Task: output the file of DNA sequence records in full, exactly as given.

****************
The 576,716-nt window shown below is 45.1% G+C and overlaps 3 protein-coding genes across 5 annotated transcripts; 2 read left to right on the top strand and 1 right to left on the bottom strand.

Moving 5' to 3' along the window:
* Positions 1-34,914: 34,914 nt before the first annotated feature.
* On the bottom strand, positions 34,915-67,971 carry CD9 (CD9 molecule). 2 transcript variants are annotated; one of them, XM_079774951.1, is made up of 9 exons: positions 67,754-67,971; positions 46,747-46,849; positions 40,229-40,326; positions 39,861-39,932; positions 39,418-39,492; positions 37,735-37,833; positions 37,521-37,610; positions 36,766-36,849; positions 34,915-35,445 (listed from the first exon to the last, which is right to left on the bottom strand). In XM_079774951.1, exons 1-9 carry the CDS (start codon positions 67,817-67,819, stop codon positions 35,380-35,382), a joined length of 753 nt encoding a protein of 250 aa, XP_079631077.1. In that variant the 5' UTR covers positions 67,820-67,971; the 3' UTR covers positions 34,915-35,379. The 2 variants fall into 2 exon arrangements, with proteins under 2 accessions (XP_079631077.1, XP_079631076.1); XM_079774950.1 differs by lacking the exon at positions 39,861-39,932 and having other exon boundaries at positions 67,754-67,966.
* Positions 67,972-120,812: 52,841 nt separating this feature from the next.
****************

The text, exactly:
The 576,716-nt window shown below is 45.1% G+C and overlaps 3 protein-coding genes across 5 annotated transcripts; 2 read left to right on the top strand and 1 right to left on the bottom strand.

Moving 5' to 3' along the window:
* Positions 1-34,914: 34,914 nt before the first annotated feature.
* On the bottom strand, positions 34,915-67,971 carry CD9 (CD9 molecule). 2 transcript variants are annotated; one of them, XM_079774951.1, is made up of 9 exons: positions 67,754-67,971; positions 46,747-46,849; positions 40,229-40,326; positions 39,861-39,932; positions 39,418-39,492; positions 37,735-37,833; positions 37,521-37,610; positions 36,766-36,849; positions 34,915-35,445 (listed from the first exon to the last, which is right to left on the bottom strand). In XM_079774951.1, exons 1-9 carry the CDS (start codon positions 67,817-67,819, stop codon positions 35,380-35,382), a joined length of 753 nt encoding a protein of 250 aa, XP_079631077.1. In that variant the 5' UTR covers positions 67,820-67,971; the 3' UTR covers positions 34,915-35,379. The 2 variants fall into 2 exon arrangements, with proteins under 2 accessions (XP_079631077.1, XP_079631076.1); XM_079774950.1 differs by lacking the exon at positions 39,861-39,932 and having other exon boundaries at positions 67,754-67,966.
* Positions 67,972-120,812: 52,841 nt separating this feature from the next.